The Archaeology Channel film jury voted Far Western’s “Breaking New Ground: Native Americans in Archaeology“ the winner of the “Most Inspirational” award at the TAC International Video and Film Festival held in Eugene, Oregon.
Also, our new Silver Telly Award for the film arrived this month!
Designed by the same firm that makes the Oscar® and Emmy®, the statuette is nearly 12 inches tall and weighs more than 4 1/2 pounds. Founded in 1979, the Telly Awards is the premier award honoring outstanding videos and films.
The films are judged by a panel of over 650 industry professionals, each a past winner. Fewer than 10% of the nearly 12,000 entries, from all 50 states and numerous countries, were chosen as Winners of a Silver Telly, the highest honor.
Thank you to the Native Americans who shared their experiences and stories for this film,
including Two Bears, to whom the film is dedicated.
Congratulations to all who worked on the film
and to Cinnabar Video!
Instructors often request Life on the River – The Archaeology of an Early Native American Culture for use in their classrooms only to find out that it is now out of print.
With permission from Heyday Books, Life on the River, by Far Western authors William Hildebrandt and Michael Darcangelo, is now available online for instructors, students, and others curious about Sacramento Valley archaeology.
Part of the Crew for the Shasta County
2005 Field Season.
The book describes archaeological techniques and discoveries found at a Shasta County site, located on the Upper Sacramento River. It details Wintu lifeways just before and during the arrival of Europeans.
Click HERE to open the PDF!
You can also find the book under our Public Outreach and Interpretation page, along with other Far Western outreach projects, PDFs, and videos.
Read the first page…
Chapter I: Introduction
During the summer of 2005, thirty-six acres along the Sacramento River were subdivided into six residential lots. The land lies in Shasta County, about six miles south of Redding, California, within the original homeland of the Wintu Indians. One of the prime lots contained an archaeological site officially registered as CA-SHA-1043 and subsequently given the Wintu name “Kum Bay Xerel” (Shady Oak Village; Figure 1). After several failed attempts to develop construction plans that could avoid the site, the landowner decided that the project should move forward, but only after an archaeological excavation. The excavations were carried out by the authors of this publication and other members of the Far Western Anthropological Research Group, with help from several Wintu tribal members and professional volunteers from throughout northern California…read more!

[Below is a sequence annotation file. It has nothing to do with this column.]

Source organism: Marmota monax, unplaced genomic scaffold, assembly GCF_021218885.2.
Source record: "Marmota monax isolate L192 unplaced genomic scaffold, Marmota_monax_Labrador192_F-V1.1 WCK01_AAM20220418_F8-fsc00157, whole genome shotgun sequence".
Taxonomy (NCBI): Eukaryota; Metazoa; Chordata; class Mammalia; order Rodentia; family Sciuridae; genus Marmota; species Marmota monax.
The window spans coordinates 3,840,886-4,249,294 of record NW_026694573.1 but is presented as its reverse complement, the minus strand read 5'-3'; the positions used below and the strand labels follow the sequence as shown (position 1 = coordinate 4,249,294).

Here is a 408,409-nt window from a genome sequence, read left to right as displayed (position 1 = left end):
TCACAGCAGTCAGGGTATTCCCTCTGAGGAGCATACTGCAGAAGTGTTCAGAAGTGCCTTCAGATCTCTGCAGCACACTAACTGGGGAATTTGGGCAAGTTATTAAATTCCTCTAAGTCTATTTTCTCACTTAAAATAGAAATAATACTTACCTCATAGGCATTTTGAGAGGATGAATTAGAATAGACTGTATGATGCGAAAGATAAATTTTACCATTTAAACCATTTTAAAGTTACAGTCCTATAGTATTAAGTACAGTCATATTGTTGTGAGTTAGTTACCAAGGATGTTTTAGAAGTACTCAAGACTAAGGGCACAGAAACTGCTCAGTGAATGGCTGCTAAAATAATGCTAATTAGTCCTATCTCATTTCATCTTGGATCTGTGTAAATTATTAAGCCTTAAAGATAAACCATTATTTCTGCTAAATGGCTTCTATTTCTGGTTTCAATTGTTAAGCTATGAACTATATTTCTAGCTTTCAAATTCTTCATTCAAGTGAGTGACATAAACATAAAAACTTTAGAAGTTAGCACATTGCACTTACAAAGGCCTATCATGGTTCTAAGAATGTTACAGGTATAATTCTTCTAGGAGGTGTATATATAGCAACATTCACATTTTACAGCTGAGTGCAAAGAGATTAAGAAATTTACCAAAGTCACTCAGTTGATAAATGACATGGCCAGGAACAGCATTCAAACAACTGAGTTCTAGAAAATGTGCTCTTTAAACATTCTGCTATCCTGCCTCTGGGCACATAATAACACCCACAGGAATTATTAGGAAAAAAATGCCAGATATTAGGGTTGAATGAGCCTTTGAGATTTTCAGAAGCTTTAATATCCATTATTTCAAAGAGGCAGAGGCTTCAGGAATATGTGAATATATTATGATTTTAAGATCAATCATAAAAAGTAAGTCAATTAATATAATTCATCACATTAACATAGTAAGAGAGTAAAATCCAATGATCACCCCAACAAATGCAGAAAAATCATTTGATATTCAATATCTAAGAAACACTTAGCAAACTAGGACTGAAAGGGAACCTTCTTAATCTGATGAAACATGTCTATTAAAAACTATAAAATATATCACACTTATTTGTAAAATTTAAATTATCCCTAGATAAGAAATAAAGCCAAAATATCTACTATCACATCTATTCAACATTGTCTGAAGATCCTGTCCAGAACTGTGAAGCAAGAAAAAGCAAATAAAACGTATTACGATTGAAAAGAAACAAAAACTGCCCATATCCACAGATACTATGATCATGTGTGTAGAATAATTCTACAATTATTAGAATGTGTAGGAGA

We have just completed two outreach efforts as part of our Ruby Pipeline project—a 32-minute film about Native American participation in archaeological projects, entitled Breaking New Ground: Native Americans in Archaeology; and a full-color, 35-page booklet about the short-lived Nevada town of Vya, entitled Creating Vya: The Dream of Dry Farming in Long Valley, Nevada. To date, the film has been sent to more than 250 native tribes and as many agency archaeologists. The booklet is available through the Bureau of Land Management Surprise Valley Field Office, Black Rock Field Office, and the Black Rock Visitor Station in Gerlach, Nevada.
A Film by Phil Gross. Produced by Kelly McGuire.
Northern Nevada is a landscape of extremes, from parched playas baking in the summer sun to snow-mantled peaks wrapped in winter’s deep freeze. Through this landscape a new gas pipeline would be built, but before construction could begin, archaeological studies would have to be completed along the entire route. Far Western Anthropological Research Group hired members of the region’s Paiute and Shoshone tribal communities and trained them as archaeologists to assist in the mapping, recording, and excavating of archaeological sites located on their ancestral lands. For many, working as archaeologists was a life-changing event. Their understanding of their history grew; their attitudes toward archaeology changed; and they experienced moments of profound spirituality. This is their story.